New Indigenous Protected Areas will create largest protected area on earth

 Arafure swamp ranger on patrol. Picture: Arafura Swamp Rangers Aboriginal Corporation.

Seven new Indigenous Protected Areas will recognise conservation led by Aboriginal and Torres Islander people is central to the protection of nature in Australia.

Once complete, these Indigenous Protected Areas will mean Aboriginal and Torres Strait Islander people manage more than half of Australia's protected area network on land, the National Reserve System.

Traditional owners around the country have worked hard to develop the partnership with the federal government to look after their land and sea.

IPAs are a plan of management led by traditional owners in partnership with the Federal Government.

The IPA outlines a plan for caring for natural and cultural heritage, including tackling environmental threats like feral animals, invasive weeds and destructive wildfires with a workforce of Indigenous rangers.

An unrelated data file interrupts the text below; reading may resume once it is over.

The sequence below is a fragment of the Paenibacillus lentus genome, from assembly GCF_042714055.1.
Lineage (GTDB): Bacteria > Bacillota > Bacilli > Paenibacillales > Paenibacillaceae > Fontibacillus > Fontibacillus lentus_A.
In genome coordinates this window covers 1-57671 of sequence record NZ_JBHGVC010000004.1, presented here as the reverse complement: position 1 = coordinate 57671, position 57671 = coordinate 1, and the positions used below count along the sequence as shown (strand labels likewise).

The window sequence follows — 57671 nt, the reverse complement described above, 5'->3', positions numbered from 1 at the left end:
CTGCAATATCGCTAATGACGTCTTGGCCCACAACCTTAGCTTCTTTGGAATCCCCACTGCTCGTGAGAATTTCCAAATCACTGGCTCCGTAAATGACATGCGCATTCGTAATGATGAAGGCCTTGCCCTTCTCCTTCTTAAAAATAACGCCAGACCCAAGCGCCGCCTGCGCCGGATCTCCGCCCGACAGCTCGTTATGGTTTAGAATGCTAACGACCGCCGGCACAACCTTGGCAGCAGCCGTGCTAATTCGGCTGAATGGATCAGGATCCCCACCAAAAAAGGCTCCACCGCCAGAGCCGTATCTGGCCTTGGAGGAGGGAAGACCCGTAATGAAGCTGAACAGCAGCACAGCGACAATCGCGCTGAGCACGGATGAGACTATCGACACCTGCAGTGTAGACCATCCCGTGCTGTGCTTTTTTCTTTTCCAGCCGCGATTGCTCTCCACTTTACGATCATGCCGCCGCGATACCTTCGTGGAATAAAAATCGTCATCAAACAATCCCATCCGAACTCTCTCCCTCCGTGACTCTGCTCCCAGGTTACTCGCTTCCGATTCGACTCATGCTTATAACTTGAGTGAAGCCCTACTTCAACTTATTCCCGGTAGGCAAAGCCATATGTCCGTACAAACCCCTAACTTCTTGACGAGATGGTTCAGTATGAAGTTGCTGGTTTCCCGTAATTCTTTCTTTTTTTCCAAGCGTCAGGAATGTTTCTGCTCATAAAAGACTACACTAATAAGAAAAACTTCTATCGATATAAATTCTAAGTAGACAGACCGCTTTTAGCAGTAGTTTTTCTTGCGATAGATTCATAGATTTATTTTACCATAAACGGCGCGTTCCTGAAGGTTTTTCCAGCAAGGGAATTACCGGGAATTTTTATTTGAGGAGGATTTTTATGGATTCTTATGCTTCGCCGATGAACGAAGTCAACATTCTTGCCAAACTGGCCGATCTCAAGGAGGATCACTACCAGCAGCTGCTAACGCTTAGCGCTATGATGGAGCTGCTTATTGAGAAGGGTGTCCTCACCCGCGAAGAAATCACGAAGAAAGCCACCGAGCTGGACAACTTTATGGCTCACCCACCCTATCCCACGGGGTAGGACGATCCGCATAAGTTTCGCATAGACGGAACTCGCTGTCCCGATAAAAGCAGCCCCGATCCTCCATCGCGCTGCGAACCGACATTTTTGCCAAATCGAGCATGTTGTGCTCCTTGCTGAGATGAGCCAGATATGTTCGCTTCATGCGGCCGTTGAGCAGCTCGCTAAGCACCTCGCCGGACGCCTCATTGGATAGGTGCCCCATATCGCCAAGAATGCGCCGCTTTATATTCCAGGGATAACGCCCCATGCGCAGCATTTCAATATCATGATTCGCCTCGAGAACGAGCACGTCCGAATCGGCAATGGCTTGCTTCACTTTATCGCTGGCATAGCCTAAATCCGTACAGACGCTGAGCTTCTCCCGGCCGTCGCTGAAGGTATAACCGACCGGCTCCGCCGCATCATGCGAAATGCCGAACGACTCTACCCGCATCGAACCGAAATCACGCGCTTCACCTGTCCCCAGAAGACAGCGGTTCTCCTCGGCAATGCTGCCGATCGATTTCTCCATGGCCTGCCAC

Country Needs People works nationally with traditional owners to support and extend Indigenous Protected Areas and Indigenous ranger jobs.

"IPAs are protecting vast land and sea country - the rainforests, deserts, bushland, seas that make us all so proud of Australia - and it's important that we're growing their funding and supporting them well," Country Needs People spokesperson Sophia Walter said.

"We're really proud to have had a part to play in supporting these new IPAs," she said.

The Maralinga and Haasts Bluff proposed IPAs will also link up a huge network of protected areas across the deserts of Central Australia, making the desert Outback area the largest protected area on land in the world.

The seven new proposed Indigenous Protected Areas are: Arafura Swamp, NT; Maralinga Tjarutja, SA; Mimal, NT; Tiwi Islands, NT; Mamu, Qld; Haasts Bluff, NT and Wuthathi Shelburne Bay, Qld